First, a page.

4 minute read:
If you are not yet filing Affordable Care Act information electronically with the IRS, you may want to reconsider. There are some considerable benefits to doing so, including increasing your chances of avoiding IRS penalties.
As a reminder to employers in conjunction with the Employer Shared Responsibility Payment (ESRP), the ACA ’s Employer Mandate, Applicable Large Employers (ALEs) (organizations with 50 or more full-time employees and full-time equivalent employees) are required to offer Minimum Essential Coverage (MEC) to at least 95% of their full-time workforce (and their dependents) whereby such coverage meets Minimum Value (MV) and is Affordable for the employee or be subject to Internal Revenue Code (IRC) Section 4980H penalties.
ALEs who do not provide this level of health insurance coverage may be subject to IRS Section 4980H penalties, which are issued by the IRS in a Letter 226J penalty notice. Organizations who do not file accurate ACA information or file late or fail to file information with the IRS or distribute 1094-C or 1095-C forms to employees can also be subject to IRS penalties under IRC 6721/6722, which can be issued by the IRS in Letter 5005-A/Form 886-A. Both types of penalty assessments can be in the millions of dollars, even for smaller ALEs.
The IRS requires ALEs with more than 250 returns to file their ACA information electronically. Employers planning on filing their ACA information with the IRS electronically must do so through the ACA Information Returns (AIRs) program. You can read more about the AIRs submission process and filing electronically here.
If ALEs have fewer than 250 returns, they have the option to file their ACA information either electronically or on paper.
When faced with the option, your organization should file electronically. Here’s why:
Quick and Clean
Filing electronically completely eliminates the possibility of transmitting information to the IRS in the wrong format. It also eliminates the possibility of the physical documents being miscopied, lost, shuffled, or mixed up. We have seen the IRS do this with some of our clients annual ACA submissions to their detriment.
Full-Proof Method with Immediate Acknowledgement
When ALEs elect to file electronically through the IRS’s Affordable Care Act Information Returns (AIRs) portal, they are almost immediately provided with an E-Filing Submission status, or confirmation that the submission was “Accepted,” “Accepted with Errors,” or “Rejected.” Receiving this confirmation tells you that your ACA filing was received by the IRS. It also provides your organization with the chance to correct errors in your filing or to contact the IRS or your vendor to understand why your ACA filing was rejected. Regardless, as a result of filing electronically, you have a Receipt ID to prove that you filed your information and can track your E-Filing Submission status.
Provides Evidence of ACA Submissions
If your organization receives IRS Letter 5699, which states that the agency believes that a particular organization was an ALE and failed to file information returns for a specific reporting year, you can now easily prove that the notice was sent in error if you electronically filed your ACA submissions. The E-Filing Submission status and Receipt ID you received both confirm that your organization submitted their ACA filings for a particular reporting year. It also confirms the date you filed your ACA information, which can be important when defending your organization against IRS penalty assessments.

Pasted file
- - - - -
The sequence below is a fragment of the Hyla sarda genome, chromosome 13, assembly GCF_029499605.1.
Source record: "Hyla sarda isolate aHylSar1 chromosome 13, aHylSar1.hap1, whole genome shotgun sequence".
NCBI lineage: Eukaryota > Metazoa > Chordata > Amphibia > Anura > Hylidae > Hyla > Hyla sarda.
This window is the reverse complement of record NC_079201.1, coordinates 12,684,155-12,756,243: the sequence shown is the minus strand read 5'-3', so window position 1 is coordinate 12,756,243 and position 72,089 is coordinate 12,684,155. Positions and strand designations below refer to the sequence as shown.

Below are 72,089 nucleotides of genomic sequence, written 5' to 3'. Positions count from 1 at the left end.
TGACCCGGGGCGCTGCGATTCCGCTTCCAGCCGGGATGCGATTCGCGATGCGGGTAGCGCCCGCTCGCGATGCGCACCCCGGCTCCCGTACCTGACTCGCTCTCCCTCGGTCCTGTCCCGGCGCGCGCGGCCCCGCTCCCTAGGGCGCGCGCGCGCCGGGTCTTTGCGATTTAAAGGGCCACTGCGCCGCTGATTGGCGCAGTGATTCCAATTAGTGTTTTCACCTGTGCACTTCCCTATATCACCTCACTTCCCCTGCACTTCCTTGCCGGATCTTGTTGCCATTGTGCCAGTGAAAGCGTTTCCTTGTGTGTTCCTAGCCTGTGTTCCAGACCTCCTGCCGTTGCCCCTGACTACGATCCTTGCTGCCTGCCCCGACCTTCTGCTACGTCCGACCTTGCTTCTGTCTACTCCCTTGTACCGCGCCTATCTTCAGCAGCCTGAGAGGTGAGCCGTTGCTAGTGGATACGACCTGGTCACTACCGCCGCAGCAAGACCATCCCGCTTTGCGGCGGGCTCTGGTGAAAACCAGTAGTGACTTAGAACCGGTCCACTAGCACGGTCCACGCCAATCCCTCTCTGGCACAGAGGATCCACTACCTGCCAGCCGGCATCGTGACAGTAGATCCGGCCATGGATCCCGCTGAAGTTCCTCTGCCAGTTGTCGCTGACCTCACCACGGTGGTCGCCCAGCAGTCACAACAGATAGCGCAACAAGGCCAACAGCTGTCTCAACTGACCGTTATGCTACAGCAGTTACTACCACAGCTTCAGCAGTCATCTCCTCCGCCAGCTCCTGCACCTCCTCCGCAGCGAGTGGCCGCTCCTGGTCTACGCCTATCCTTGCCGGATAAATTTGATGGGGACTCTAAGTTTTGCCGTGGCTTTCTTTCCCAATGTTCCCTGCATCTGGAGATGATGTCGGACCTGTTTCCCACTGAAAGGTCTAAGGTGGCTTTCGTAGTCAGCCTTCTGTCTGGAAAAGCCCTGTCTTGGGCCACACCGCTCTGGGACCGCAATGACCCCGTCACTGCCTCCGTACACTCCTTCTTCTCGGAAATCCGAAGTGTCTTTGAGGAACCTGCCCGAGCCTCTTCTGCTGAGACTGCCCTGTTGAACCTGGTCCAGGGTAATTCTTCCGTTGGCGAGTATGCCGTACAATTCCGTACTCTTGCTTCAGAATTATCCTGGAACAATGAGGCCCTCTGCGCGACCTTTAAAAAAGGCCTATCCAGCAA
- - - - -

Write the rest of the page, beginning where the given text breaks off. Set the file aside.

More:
Corrects Data Errors
As mentioned earlier, your organization will receive an immediate response after electronically filing your ACA information with the IRS. If you receive a status of “Accepted with Errors,” there is likely a discrepancy in the information you provided and the data that is in the U.S. Social Security Administration’s (SSA) internal database. This provides an opportunity to review your HR data to ensure accuracy. For example, Sandra Doe recently got married. Her last name changed to Deer and the SSA was informed of the change. However, your payroll data was not updated, resulting in a discrepancy between your organization’s records and the SSAs. This will result in flagging that particular 1095-C with a TIN validation error. Filing electronically identifies these kinds of discrepancies sooner than later, allowing you to correct the information with the IRS to avoid receiving a penalty assessment and to optimize the quality of your data.
A Later Filing Deadline
The obvious benefit to filing electronically is that you have more time to prepare your filings with the IRS. The annual electronic filing deadline is March 31, a full month after the paper filing deadline of February 28. If you have been paper filing in the past, you could spend that extra time preparing, reviewing, and correcting data for your organization’s 1094-C/1095-C schedules.
With IRS penalties potentially being in the millions of dollars, even for employers with less than 250 full-time employees, having the extra convenience and confirmations provided by filing ACA information electronically with the IRS makes sense. It also can help organizations avoid receiving IRS penalty assessments, and the hassle and cost of proving those penalty assessments are unwarranted.
Compliments, as well as their complete absence, can lead to rejection. In the first case, the man will look unserious alligator escort, winded. In the second – not interested enough in the new acquaintance.
We’re committed to helping companies reduce risk, avoid penalties, and achieve 100% ACA compliance. For questions about the ACA contact us here.